Chapter 10: The process of entrepreneurship: a managerial and organizational journey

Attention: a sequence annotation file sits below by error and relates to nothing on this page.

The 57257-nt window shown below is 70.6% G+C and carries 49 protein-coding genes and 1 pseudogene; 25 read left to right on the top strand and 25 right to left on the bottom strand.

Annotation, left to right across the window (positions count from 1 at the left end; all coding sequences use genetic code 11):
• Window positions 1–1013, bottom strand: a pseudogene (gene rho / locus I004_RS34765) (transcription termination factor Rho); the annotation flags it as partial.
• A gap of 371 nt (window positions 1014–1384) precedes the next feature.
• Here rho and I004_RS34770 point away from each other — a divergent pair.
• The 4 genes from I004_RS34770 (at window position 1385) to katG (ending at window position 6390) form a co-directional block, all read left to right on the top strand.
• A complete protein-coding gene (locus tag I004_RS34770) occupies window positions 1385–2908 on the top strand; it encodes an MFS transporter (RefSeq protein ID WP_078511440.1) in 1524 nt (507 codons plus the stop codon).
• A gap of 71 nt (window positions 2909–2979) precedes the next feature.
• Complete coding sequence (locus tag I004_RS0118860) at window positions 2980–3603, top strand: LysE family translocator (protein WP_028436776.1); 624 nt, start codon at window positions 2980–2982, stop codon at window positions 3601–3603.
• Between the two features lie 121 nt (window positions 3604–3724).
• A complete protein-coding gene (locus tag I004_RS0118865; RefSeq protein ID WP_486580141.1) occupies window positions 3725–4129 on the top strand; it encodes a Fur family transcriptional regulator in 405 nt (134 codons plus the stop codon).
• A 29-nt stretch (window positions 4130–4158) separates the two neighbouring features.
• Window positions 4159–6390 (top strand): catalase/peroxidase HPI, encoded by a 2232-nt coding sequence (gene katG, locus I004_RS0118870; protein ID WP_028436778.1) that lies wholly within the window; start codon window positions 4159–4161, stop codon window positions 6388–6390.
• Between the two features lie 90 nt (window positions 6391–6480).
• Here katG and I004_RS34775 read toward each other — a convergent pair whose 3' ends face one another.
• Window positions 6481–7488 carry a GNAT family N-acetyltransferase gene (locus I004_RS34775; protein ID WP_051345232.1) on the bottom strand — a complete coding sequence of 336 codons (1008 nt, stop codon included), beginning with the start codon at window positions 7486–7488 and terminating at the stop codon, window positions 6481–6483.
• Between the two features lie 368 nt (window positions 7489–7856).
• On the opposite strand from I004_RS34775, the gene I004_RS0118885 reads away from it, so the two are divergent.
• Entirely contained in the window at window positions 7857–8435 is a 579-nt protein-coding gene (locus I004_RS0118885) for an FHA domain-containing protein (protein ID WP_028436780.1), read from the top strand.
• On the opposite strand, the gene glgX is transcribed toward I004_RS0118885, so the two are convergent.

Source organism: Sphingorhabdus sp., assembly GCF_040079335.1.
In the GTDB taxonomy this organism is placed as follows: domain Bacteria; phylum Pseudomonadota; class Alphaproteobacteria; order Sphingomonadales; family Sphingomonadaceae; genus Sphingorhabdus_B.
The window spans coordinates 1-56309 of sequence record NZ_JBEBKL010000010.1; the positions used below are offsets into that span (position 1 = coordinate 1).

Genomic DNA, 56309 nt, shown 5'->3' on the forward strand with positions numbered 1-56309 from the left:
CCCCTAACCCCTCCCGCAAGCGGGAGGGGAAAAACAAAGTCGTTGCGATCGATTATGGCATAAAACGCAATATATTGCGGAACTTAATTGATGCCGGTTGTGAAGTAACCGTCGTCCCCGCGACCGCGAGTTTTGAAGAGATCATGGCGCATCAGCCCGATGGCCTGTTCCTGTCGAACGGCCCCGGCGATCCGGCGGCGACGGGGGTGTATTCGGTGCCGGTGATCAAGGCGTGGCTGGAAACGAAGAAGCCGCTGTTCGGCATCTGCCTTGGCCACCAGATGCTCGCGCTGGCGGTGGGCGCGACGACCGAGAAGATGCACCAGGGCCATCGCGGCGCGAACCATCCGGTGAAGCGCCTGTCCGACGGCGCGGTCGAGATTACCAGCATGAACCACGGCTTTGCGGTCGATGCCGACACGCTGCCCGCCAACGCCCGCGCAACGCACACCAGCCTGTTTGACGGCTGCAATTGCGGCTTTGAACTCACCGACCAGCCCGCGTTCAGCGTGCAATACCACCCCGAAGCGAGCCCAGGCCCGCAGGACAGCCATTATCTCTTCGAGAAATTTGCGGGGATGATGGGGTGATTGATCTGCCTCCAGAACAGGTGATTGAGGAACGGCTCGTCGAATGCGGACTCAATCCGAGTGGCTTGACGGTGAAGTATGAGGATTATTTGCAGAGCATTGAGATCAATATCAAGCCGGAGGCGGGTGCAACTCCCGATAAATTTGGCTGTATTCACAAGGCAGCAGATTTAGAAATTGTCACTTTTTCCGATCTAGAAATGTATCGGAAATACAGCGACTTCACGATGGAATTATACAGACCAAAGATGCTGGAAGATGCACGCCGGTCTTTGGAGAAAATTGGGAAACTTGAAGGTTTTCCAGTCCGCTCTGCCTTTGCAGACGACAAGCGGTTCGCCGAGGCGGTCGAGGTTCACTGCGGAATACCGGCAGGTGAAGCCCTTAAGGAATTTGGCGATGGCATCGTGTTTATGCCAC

Helle Neergaard ‘The movement from being an entrepreneur to the next level is really not much different from movement of passionate first head-over-heels love to the mature and enduring love of marriage.’ (Lowell, 1996) INTRODUCTION The process of growth in entrepreneurial ventures has attracted much attention in entrepreneurship research since the early 1970s, indicating that growing a new venture presents a challenge, which warrants continued research effort. Two separate yet related lines of inquiry seem to have dominated. The first focuses on the evolution of new ventures over time; the second on various attributes or characteristics of the entrepreneur, from personality traits over psychological makeup to skills. However, the link between the two has been sparsely investigated and few contributions explicitly link the execution of the managerial role to firm growth and survival. Some stage models of growth suggest in a general way that a move from an entrepreneurial mode to a more professional managerial mode may be advantageous (Kroeger, 1974). However, the linkage between managerial and organizational growth in high-tech entrepreneurial ventures has not been adequately addressed (Novelli and Tullar, 1988), although research on managing new entrepreneurial ventures shows that the attitudes, skills and capabilities involved in successful business initiation may be incompatible with those required for long-run successful management of entrepreneurial firms (DeCarlo and Lyons, 1980). The significant growth in the foundation rates for this type of venture and their vulnerability calls for research into this phenomenon, particularly since the transition from entrepreneur to manager seems to be...
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